What to do when you fall for a fake star

Fiona Lau contacted me in a panic a few days ago. She’d booked a “three-star” hotel through Hotwire, which doesn’t reveal the name of the property until you’ve paid for a non-refundable reservation by credit card. She ended up at a Clarion Hotel property in Pennsylvania she didn’t expect — or want.

“I looked at the picture from the official Clarion website, and the hotel doesn’t just look old, the family suite picture that they displayed is showing an extremely old room with patches on the wall,” she says.
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Did Princess ship ignore a vessel asking for help?

Did Princess ship ignore a vessel asking for help?

Oh, never mind. / Photo by cruadin - Flickr
It sounds like something straight out of a nightmare: You’re on a small fishing vessel, adrift in the Pacific. You see a ship in the distance, and you signal for help. But it keeps going.

Nearly a month later, when you’re finally rescued, two of your crewmates are dead. Had that ship responded to your plea for help, they’d still be alive today.
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Hey, that’s no four-star hotel!

Question: I recently booked a hotel in Prague through Expedia. While perusing the hotels online, I saw an advertisement for an unpublished rate hotel. I clicked the advertisement and was presented with three four-star hotels from which to choose.
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The Travel Troubleshooter: Star confusion on my Hotwire hotel room

Question: I just booked a hotel room in New Orleans through Hotwire. It seemed like a great deal. The listing was for a 4.5 star hotel. I started looking around their website, trying to determine what the possibilities were and by looking at the “hotel plus car” section I was able to see that there seemed to be three nice choices of 4.5 star hotels in the area the listing was in.
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The Travel Troubleshooter: Four stars for that resort? Says who?

Question: I recently booked a four-star hotel in Playa Del Carmen, Mexico, through Hotwire. Hotwire claims its four-star hotels are prestigious, respected properties. Not only that, but the map of the area looks as if it runs along the coast, virtually ensuring a resort near the beach.

After I made my purchase, I found out I had a room at the Hacienda Vista Real Resort & Spa, which was located far away from the beach. According to TripAdvisor.com, they have at least 85 percent bad reviews. I am traveling with my husband and a baby, and want to avoid taking taxis to get to the beach.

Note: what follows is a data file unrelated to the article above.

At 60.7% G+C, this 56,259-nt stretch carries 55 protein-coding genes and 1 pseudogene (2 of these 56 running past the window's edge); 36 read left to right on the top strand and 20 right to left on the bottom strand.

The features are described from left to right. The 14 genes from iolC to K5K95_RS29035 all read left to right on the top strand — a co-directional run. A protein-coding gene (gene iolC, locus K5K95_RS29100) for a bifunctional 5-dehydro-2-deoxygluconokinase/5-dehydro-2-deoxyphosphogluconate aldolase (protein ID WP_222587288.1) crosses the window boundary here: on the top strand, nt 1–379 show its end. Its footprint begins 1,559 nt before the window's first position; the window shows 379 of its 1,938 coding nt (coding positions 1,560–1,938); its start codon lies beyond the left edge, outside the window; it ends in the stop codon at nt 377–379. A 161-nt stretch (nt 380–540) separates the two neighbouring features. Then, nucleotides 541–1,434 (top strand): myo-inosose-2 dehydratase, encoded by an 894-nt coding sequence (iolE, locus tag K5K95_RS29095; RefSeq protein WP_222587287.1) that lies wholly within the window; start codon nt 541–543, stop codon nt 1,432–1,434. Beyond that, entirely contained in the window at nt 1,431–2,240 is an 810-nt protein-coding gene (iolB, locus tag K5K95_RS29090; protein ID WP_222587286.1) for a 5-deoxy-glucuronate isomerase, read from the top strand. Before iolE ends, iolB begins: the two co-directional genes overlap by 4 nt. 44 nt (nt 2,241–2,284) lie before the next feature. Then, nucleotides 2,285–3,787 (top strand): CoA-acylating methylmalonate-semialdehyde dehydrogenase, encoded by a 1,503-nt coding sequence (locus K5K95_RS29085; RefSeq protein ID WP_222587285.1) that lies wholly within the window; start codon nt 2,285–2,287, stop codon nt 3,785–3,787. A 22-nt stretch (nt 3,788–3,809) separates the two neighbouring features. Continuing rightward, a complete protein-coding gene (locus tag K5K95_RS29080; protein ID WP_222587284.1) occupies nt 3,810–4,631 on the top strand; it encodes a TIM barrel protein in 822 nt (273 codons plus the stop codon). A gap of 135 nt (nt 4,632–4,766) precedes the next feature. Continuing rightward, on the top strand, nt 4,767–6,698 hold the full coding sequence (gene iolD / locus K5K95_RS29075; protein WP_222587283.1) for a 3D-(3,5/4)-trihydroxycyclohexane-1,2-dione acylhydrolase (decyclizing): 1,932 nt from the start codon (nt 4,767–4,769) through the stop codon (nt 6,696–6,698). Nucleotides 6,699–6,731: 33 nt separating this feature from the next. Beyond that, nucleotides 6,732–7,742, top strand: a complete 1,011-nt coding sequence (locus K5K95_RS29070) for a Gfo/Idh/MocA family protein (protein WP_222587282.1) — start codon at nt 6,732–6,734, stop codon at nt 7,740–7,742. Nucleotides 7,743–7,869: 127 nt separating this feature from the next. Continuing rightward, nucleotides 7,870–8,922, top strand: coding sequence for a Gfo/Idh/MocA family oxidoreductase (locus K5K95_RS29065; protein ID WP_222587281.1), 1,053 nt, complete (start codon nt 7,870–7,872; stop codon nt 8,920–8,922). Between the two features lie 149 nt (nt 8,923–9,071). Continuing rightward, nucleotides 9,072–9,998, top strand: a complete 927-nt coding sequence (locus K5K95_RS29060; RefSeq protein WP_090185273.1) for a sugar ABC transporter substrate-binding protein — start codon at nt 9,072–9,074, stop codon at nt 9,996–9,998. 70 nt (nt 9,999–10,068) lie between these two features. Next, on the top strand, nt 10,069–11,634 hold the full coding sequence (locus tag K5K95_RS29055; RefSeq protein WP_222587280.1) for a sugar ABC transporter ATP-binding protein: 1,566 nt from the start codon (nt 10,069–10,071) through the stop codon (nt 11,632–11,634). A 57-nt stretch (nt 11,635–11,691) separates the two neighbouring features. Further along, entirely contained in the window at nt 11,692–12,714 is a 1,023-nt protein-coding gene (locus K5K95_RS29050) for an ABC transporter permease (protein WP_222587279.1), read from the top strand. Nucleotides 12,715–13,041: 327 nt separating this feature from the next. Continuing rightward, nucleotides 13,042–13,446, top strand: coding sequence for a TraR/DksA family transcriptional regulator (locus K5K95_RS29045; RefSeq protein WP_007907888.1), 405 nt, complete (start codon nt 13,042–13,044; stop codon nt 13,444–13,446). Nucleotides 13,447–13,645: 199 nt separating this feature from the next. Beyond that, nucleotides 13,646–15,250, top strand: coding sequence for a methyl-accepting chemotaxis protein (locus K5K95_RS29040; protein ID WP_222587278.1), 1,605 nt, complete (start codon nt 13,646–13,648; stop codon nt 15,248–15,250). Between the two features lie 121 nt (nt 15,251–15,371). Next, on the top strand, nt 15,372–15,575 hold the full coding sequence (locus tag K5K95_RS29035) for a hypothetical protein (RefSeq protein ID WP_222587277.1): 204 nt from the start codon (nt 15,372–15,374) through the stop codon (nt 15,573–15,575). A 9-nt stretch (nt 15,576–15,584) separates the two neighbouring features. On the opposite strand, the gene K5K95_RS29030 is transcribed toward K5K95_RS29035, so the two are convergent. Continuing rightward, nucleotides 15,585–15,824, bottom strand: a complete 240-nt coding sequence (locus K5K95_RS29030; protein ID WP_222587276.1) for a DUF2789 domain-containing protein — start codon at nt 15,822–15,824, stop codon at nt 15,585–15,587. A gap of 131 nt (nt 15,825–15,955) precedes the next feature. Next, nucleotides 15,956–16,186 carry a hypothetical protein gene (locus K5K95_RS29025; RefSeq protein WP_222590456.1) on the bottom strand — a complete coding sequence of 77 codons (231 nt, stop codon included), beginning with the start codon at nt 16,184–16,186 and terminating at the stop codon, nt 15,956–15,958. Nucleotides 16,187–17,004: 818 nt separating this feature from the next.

Initially, I tried to tell Hotwire that the hotel was neither prestigious nor well known, and that it wasn’t close to the beach. But now that I’ve read the reviews, I’m even more concerned. Hotwire sent me a form response, saying, “We reviewed the hotel’s location and verified it is within the Playa del Carmen — Playacar, Quintana Roo city area.” What should I do? — Valerie Acosta, Fullerton, Calif.

Answer: Hotwire owed you more than a form letter in response to your request to review your hotel assignment. But before I get to Hotwire’s mistake, let’s talk about your booking choice.

Did you say you booked a resort in Mexico for you and your baby through Hotwire? Seriously?
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A $387 bill for a cracked windshield? You’ve gotta be kidding

Debbie Vinton saw a star on her recent vacation in Los Angeles, but it isn’t the kind that you’d want an autograph from. Instead, her car rental company asked to sign a form agreeing to cover the damage for a cracked windshield “star” on her front windshield.

It’s a decision she now regrets. The bill came to $387, not including a $50 “administrative fee” for a repair that should have cost just $50.

Vinton’s case is a reminder that you ask questions before, not after, signing a release — and always, always check the windshield.
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Is my hotel’s lost star a lost cause?

Question: My fiance and I are going to Melbourne, Australia, to celebrate his six-month, “all clear” from cancer. I booked a four-star hotel on Priceline.com for our first two nights and when they revealed the hotel, it was actually a three-star on the hotel’s own Web site.

I called Priceline’s customer service immediately after booking to protest, but Priceline’s agents passed the buck back and forth for more than 30 minutes before telling me they could do nothing, and I would get an email in three to five business days. Thanks for nothing.

Not only have I not received a response after a week, but when I called again yesterday, they promised a resolution by 8 p.m. yesterday, and still nothing. I am looking for a refund and will never use Priceline again. Thanks so much for any help you can provide. — Stephanie Farrow, Charleston, S.C.

Answer: If the hotel considers itself a three-star, I can’t think of any reason for Priceline to contradict it.

Except, maybe to upgrade its price category and charge you a little more.
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